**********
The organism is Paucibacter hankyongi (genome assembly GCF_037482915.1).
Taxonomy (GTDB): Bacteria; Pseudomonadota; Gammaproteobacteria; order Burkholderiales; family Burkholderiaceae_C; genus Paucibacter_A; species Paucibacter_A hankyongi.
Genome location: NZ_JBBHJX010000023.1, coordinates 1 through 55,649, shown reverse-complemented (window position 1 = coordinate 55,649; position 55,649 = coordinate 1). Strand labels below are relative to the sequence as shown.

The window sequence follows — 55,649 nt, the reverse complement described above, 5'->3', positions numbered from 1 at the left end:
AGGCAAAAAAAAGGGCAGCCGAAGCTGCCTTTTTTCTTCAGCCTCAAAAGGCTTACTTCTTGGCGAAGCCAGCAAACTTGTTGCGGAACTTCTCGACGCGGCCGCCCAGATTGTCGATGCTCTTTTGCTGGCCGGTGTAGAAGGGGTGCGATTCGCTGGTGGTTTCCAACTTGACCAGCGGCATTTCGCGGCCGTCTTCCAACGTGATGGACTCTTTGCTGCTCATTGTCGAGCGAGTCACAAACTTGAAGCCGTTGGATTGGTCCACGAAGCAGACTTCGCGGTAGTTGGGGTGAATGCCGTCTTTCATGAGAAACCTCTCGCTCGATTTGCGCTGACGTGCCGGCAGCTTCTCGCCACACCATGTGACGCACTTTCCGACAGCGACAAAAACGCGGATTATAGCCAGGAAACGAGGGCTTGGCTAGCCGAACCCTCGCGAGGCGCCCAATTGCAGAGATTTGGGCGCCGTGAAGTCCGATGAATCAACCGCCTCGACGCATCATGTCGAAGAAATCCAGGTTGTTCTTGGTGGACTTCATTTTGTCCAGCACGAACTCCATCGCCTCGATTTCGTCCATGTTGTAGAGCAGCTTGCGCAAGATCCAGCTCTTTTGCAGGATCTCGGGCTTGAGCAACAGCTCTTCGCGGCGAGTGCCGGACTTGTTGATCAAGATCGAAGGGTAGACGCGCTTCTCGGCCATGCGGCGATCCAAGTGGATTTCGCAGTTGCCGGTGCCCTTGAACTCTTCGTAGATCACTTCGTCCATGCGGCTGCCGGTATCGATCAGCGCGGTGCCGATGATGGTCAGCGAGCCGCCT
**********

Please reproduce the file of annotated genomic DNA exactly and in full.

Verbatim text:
The organism is Paucibacter hankyongi (genome assembly GCF_037482915.1).
Taxonomy (GTDB): Bacteria; Pseudomonadota; Gammaproteobacteria; order Burkholderiales; family Burkholderiaceae_C; genus Paucibacter_A; species Paucibacter_A hankyongi.
Genome location: NZ_JBBHJX010000023.1, coordinates 1 through 55,649, shown reverse-complemented (window position 1 = coordinate 55,649; position 55,649 = coordinate 1). Strand labels below are relative to the sequence as shown.

The window sequence follows — 55,649 nt, the reverse complement described above, 5'->3', positions numbered from 1 at the left end:
AGGCAAAAAAAAGGGCAGCCGAAGCTGCCTTTTTTCTTCAGCCTCAAAAGGCTTACTTCTTGGCGAAGCCAGCAAACTTGTTGCGGAACTTCTCGACGCGGCCGCCCAGATTGTCGATGCTCTTTTGCTGGCCGGTGTAGAAGGGGTGCGATTCGCTGGTGGTTTCCAACTTGACCAGCGGCATTTCGCGGCCGTCTTCCAACGTGATGGACTCTTTGCTGCTCATTGTCGAGCGAGTCACAAACTTGAAGCCGTTGGATTGGTCCACGAAGCAGACTTCGCGGTAGTTGGGGTGAATGCCGTCTTTCATGAGAAACCTCTCGCTCGATTTGCGCTGACGTGCCGGCAGCTTCTCGCCACACCATGTGACGCACTTTCCGACAGCGACAAAAACGCGGATTATAGCCAGGAAACGAGGGCTTGGCTAGCCGAACCCTCGCGAGGCGCCCAATTGCAGAGATTTGGGCGCCGTGAAGTCCGATGAATCAACCGCCTCGACGCATCATGTCGAAGAAATCCAGGTTGTTCTTGGTGGACTTCATTTTGTCCAGCACGAACTCCATCGCCTCGATTTCGTCCATGTTGTAGAGCAGCTTGCGCAAGATCCAGCTCTTTTGCAGGATCTCGGGCTTGAGCAACAGCTCTTCGCGGCGAGTGCCGGACTTGTTGATCAAGATCGAAGGGTAGACGCGCTTCTCGGCCATGCGGCGATCCAAGTGGATTTCGCAGTTGCCGGTGCCCTTGAACTCTTCGTAGATCACTTCGTCCATGCGGCTGCCGGTATCGATCAGCGCGGTGCCGATGATGGTCAGCGAGCCGCCT